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About courses with performance-oriented elements and labs

Plans for experiential learning in the Fall 2020 remote coursework environment

Humanities Area: Art, Music, and Theatre Arts/Dance

Studio Art

ARTS 250 (Beginning Photography)
ARTS 350 (Intermediate Photography)
ARTS 497 (Practicum: Studio Art)

These classes will be led synchronously on Teams. Classes will meet at the regularly scheduled times and days. All of the content for these classes, lectures, discussions, assignments, and demonstrations will be submitted and received on Teams, although a different system will be devised for receiving the large number of images expected from students.

ARTS 160 (Beginning Drawing with Melissa Gill)
ARTS 220 (Beginning Printmaking)

These classes will hold one synchronous meeting each week on Teams, which will include discussions, lessons, Q&A, etc. The other class meeting will begin with a check-in on Teams, then students will work on their projects. All course materials will be posted on the Teams, and a dedicated Wordpress blog site will serve as the central location for students to submit their works in progress, finished projects, and for them to write comments on each other’s works. The blog screen will be shared with the class during group critiques in Teams. All technical demos will be recorded and posted on a dedicated YouTube channel. Zoom may be used as a backup platform for class discussion and smaller group discussions if Teams presents challenges. Student work will be evaluated using a single point rubric and grades will be posted by email.

ARTS 210 (Beginning Mixed-Media 3-D)
ARTS 310 (Intermediate Mixed-Media 3-D)

Each student will be sent a set of pre-cut polygons and a copy of Principles of Three-Dimensional Design by Wucius Wong (Van Nostrand Reinhold Company, 1977). Beginning students will begin by assembling polygons into the five platonic solids. Coursework for the rest of the semester will be based on these objects.

Lectures will include the history of polyhedra, the history of sculpture, the history of contemporary sculpture and the history of geometric sculpture. Students will follow the textbook and use the principles within to explore three-dimensional design based on polyhedra. Quizzes are prepared to accompany the lectures and textbook contents.

Model making is at the core of these classes; models created are the sculptor’s version of a sketch book. Students will be graded on quality and quantity of models created. Students will be introduced to a computer-based 3D rendering program so that they can explore the ideas of 3D design remotely and have the ability to create physical objects using the College’s 3D printers. All students will be required to create two finished pieces of sculpture during the semester, which will be critiqued in a group setting.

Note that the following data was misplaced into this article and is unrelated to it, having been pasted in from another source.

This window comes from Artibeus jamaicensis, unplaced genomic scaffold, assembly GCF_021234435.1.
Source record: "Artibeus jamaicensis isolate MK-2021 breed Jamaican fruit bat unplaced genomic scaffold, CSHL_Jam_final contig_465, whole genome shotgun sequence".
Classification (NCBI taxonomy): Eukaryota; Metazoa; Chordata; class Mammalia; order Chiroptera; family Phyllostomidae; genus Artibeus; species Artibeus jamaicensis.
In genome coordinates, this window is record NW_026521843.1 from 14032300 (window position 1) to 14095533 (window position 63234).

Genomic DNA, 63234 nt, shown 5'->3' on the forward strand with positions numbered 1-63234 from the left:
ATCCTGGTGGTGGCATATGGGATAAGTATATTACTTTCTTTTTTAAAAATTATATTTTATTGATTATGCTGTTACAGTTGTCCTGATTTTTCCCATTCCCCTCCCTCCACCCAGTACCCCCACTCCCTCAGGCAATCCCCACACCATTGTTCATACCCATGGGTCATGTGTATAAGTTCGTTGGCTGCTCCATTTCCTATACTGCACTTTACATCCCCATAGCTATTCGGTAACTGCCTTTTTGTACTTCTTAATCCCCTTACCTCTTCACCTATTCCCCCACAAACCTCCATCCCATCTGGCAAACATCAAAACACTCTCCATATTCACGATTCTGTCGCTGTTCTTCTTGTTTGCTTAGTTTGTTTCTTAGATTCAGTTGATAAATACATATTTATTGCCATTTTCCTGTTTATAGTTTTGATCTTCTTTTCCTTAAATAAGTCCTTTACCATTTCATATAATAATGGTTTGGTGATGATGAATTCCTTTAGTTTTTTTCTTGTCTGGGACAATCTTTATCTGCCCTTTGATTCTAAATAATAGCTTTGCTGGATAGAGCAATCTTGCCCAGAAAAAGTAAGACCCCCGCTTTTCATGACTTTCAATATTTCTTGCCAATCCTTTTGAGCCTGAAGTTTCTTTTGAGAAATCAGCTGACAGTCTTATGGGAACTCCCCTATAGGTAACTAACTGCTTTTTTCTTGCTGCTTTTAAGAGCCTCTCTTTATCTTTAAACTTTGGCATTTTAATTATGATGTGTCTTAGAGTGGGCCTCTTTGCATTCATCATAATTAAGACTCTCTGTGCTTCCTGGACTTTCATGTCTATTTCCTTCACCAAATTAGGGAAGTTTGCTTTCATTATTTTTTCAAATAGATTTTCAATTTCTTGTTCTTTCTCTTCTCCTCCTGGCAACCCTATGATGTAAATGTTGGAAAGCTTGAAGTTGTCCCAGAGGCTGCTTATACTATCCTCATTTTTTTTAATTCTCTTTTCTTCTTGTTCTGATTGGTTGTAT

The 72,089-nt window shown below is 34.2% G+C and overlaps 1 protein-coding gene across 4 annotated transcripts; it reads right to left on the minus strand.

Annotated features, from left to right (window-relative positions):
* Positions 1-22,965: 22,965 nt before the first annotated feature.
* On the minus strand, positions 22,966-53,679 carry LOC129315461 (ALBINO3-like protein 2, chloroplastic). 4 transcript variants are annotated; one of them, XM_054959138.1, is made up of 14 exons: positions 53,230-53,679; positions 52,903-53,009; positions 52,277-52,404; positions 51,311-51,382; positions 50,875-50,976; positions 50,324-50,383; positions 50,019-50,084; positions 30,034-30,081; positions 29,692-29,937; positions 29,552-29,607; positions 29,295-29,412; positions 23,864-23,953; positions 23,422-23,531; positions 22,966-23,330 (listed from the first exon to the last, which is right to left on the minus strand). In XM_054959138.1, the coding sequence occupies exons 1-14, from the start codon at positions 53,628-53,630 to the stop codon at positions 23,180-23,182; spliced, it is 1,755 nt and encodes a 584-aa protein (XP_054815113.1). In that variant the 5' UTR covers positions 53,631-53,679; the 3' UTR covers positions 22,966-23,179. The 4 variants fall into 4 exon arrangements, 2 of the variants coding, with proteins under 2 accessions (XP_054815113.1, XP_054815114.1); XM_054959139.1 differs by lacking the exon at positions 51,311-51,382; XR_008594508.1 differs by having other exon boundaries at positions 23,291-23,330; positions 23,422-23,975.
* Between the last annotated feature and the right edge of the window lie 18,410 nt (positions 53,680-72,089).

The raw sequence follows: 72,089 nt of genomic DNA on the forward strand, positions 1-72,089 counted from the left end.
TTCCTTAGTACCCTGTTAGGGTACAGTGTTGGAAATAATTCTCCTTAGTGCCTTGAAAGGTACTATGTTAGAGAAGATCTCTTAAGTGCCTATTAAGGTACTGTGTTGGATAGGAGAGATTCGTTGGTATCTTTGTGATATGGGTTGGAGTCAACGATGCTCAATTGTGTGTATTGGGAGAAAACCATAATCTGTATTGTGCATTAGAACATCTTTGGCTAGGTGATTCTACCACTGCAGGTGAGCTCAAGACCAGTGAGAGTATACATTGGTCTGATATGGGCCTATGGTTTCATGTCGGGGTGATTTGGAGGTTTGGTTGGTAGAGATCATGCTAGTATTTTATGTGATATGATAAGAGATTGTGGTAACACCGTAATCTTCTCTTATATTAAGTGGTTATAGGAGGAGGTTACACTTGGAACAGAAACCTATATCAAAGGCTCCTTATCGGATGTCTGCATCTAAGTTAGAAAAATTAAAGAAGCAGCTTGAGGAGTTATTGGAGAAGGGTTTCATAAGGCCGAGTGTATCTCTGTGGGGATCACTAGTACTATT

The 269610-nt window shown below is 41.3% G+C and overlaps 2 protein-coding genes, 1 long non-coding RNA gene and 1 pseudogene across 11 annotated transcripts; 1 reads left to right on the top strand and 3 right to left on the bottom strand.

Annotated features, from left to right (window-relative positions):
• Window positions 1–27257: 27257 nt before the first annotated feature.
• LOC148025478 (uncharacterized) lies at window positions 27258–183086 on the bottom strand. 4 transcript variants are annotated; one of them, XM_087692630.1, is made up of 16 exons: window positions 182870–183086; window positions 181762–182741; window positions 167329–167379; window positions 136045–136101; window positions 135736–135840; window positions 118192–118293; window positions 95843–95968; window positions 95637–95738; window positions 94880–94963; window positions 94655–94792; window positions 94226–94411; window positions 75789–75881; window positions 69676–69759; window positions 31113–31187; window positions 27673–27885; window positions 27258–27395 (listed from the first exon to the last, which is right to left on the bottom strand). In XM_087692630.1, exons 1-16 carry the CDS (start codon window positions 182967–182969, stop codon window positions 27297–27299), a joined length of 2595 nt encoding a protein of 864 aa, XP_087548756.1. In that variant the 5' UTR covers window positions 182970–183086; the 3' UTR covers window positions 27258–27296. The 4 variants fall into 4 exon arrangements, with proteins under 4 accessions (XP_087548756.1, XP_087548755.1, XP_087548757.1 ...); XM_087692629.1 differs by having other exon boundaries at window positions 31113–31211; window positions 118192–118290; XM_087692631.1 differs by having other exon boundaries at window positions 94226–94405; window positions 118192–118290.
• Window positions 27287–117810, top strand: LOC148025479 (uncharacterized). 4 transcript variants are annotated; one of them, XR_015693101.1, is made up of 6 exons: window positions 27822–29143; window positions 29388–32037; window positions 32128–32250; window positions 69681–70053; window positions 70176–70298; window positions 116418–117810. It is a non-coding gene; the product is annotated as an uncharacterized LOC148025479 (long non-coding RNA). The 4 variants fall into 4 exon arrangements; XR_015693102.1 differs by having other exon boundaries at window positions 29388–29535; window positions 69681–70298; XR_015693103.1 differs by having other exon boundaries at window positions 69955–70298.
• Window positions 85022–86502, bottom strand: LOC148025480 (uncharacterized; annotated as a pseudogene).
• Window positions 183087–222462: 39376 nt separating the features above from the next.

ARTS 160 (Beginning Drawing with Layet Johnson)

Students will meet Monday/Wednesday mornings via Teams. Classes will include four daily elements: introduction to drawing history and concepts, drawing demonstrations, group drawing time, and independent assignments. Students will learn to draw from observation while using technology such as photography and researched images in developing independent artworks. Drawing demonstrations and group drawings will use a two-camera system, with one camera fixed on a still life while another shows live drawing. This way, students will be able to watch the instructor draw before trying it themselves. Various still lives and alternative subjects will be designed for each course segment which students will work from as a group. The instructor will make rounds, visiting each student virtually to review their work and discuss concepts. For homework, students will set up independent still lives to draw “from life,” using techniques discussed in class, as practice in relating two relevant contemporary art strategies: developing artworks from flat image references compared to the three-dimensional world. As observational drawing is often taught through the western methods of one- and two-point perspective, this screen-based drawing process will serve as a natural teaching tool, training students to use their own eyes as “cameras,” while simultaneously encouraging their development of personal studio practices at home. Throughout the semester, students will photograph and share their work with one another in virtual critiques, discussing concepts, techniques, and ideas related to the drawing process.

Music Lessons

Students will sign up online through Google Forms; students’ class schedules are sent to adjunct faculty who reach out to students individually to schedule lesson times. Remote student lessons will be the same amount of time as an in-person lesson. Lessons will occur via Teams or Zoom. This year, the Google Form will include questions concerning whether students need to borrow an instrument. Students and their teachers will need to discuss honestly any challenges regarding how students can find appropriate practice time and space.

Class Piano

This course will be taught in a synchronous model. Students without access to a piano will need keyboard apps. Based on the experience of colleagues at other institutions, online instruction will focus more on aspects of notation and theory and less on actual performance.

Music Ensembles